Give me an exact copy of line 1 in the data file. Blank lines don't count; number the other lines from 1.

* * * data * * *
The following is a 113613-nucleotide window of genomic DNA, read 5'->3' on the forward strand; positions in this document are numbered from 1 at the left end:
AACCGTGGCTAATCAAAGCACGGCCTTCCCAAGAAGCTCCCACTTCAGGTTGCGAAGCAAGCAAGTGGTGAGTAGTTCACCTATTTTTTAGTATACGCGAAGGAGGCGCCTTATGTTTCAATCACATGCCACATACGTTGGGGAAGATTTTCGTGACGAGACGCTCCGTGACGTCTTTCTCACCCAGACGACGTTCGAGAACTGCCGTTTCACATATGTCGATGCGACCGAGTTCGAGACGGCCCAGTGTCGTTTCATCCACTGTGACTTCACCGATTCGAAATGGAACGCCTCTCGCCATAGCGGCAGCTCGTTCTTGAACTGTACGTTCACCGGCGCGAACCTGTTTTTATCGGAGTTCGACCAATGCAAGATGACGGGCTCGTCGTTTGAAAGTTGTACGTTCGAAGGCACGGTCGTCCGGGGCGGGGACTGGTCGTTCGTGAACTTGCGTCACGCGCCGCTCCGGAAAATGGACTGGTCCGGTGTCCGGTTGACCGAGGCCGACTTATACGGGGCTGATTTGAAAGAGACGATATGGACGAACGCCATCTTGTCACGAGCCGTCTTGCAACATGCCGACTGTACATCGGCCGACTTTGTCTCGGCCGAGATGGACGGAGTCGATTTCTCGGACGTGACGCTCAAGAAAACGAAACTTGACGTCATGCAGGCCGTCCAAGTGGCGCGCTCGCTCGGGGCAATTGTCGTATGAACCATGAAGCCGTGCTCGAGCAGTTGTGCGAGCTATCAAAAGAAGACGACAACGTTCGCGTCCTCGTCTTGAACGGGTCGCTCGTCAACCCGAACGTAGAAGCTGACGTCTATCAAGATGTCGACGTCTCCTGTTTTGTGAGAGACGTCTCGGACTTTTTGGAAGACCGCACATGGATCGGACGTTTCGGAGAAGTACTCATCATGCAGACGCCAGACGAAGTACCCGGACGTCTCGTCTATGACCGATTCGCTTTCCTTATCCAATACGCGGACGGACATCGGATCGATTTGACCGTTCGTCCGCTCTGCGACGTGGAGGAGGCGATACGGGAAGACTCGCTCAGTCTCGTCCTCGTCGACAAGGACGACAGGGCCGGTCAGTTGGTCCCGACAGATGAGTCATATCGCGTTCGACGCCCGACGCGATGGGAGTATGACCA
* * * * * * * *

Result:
The following is a 113613-nucleotide window of genomic DNA, read 5'->3' on the forward strand; positions in this document are numbered from 1 at the left end: